The World Heritage Committee of the UNESCO had warned Bangladesh government three years ago about the forest being endangered due to the Rampal power plant project and other factories in the vicinity.
The UN body expressed its concern and objections, cautioning that the forest may lose its status as a World Heritage.
Finally, the organisation recently recommended that the forest be included on the 'World Heritage in Danger' list.
In this backdrop, a high-profile government delegation is going to the United Nations Educational, Scientific and Cultural Organization (UNESCO) headquarters in Paris to clear up this 'misunderstanding' before the heritage committee's 43rd annual meeting at Baku on 30 June-10 July.
The delegation is going to join in a pre-meeting discussion before the general meeting, according to two of the delegates who added, they would go to Azerbaijan too after this trip.
The six-member-delegation will be headed by Tawfiq-e-Elahi Chowdhury, the energy advisor of the prime minister, and will comprise representatives from various government organisations including the environment department.
Earlier, members of this inter-ministerial delegation went to the UNESCO headquarters in 2017 and took part in a meeting with the organisation's top officials.
The delegation at that time, also, joined in the 41st annual meeting of the heritage committee held in Poland's Krakow.
During the meeting, a press release issued from the foreign ministry here claimed UNESCO had withdrawn its objections regarding the Rampal power plant.
On return of the delegation, Tawfiq-e-Elahi claimed at a press conference that there were no obstacles to go ahead with the Rampal project as UNESCO had withdrawn its objections following Bangladesh government's deliberations.
Director general of the power cell at the Ministry of Power, Energy and Mineral Resources, Mohammad Hossain, who was in the 2017 delegation and is a member of the current delegation, said, "The government has taken several steps to save the Sundarbans following all the UNESCO conditions," but, "this might not have reached UNESCO properly."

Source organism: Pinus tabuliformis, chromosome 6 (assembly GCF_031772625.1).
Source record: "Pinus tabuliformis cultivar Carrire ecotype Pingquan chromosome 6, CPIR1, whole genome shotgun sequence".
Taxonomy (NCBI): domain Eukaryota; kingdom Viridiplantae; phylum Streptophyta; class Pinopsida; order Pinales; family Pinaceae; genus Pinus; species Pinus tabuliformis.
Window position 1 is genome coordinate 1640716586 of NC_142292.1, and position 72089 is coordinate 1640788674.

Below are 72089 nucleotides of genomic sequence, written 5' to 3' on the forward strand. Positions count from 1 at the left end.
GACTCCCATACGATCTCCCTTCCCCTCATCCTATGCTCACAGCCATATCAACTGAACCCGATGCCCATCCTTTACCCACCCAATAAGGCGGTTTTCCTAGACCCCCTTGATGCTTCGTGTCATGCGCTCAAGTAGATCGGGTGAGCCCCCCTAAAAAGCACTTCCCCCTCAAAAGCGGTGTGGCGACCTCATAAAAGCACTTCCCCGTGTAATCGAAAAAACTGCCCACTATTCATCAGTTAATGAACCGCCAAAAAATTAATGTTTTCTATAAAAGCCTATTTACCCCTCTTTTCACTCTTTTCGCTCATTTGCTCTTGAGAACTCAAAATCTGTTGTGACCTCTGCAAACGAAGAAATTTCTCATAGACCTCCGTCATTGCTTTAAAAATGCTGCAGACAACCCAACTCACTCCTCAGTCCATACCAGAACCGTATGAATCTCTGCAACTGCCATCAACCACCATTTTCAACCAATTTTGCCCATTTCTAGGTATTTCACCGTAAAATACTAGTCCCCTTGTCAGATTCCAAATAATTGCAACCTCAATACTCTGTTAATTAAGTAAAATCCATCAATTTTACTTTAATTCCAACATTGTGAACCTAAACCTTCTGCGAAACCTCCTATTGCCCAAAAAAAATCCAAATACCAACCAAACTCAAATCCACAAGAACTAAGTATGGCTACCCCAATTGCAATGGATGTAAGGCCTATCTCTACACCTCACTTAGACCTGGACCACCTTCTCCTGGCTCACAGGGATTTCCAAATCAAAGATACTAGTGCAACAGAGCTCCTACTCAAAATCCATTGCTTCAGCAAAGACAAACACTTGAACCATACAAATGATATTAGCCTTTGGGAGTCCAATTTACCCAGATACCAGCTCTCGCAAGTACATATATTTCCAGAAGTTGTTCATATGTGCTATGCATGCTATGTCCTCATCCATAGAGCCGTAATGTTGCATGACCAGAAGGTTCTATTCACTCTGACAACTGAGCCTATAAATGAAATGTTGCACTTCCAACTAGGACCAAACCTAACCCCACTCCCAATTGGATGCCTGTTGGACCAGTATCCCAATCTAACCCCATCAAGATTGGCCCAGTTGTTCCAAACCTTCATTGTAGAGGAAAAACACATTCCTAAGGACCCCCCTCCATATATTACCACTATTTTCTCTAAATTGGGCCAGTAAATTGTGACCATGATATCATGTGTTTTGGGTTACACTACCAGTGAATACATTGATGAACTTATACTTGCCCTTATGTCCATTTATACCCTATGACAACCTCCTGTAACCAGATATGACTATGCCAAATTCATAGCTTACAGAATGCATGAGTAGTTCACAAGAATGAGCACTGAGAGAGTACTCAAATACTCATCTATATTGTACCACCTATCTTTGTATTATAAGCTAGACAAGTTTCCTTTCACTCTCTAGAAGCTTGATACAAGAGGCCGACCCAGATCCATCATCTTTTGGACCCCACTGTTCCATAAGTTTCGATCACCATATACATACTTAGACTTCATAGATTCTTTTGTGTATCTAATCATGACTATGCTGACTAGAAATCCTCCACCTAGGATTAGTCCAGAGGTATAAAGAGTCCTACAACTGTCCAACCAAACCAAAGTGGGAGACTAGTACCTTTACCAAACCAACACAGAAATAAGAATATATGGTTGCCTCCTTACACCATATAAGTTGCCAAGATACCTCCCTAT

He sees this may have led to "some misunderstandings." He added, "We'll go there with all the proof and information. I hope UNESCO will realise its mistake."
The UNESCO report published last week said the report submitted by the Bangladesh government in December 2018 showed progress in fulfilling the conditions to save the forest was very slow.
A Strategic Environmental Assessment (SEA) supposed to be conducted over the southwestern region of the country including the Sundarbans was not carried out either, the report observed.
The tender verification required for the SEA is not yet complete while the actual assessment will start once the work order is issued after the verification, according to officials of the environment, forest and climate change ministry.
It is natural to be stripped of the status if the rules and conditions to retain the Sundarbans as a world heritage are violated, Sultana Kamal, convener to the national committee to protect the Sundarbans, said.
The government is still continuing with the construction of three coal-fired power plants within 20 kilometres of the forest, she said in a statement on Saturday, adding, these should be stopped as the air and water pollution control system of these plants are not enough to preserve the forest.
Leader of 'Save the Sundarbans' movement Anu Muhammad told Prothom Alo, "The UNESCO observation is fully appropriate," adding, “the government has been providing the people with false information so far."
"The government should give up its lies and take meaningful steps to save the Sundarbans and stop all the industries near Sundarbans including that of Rampal."
* This report, originally published in Prothom Alo print edition, has been rewritten in English by Nusrat Nowrin.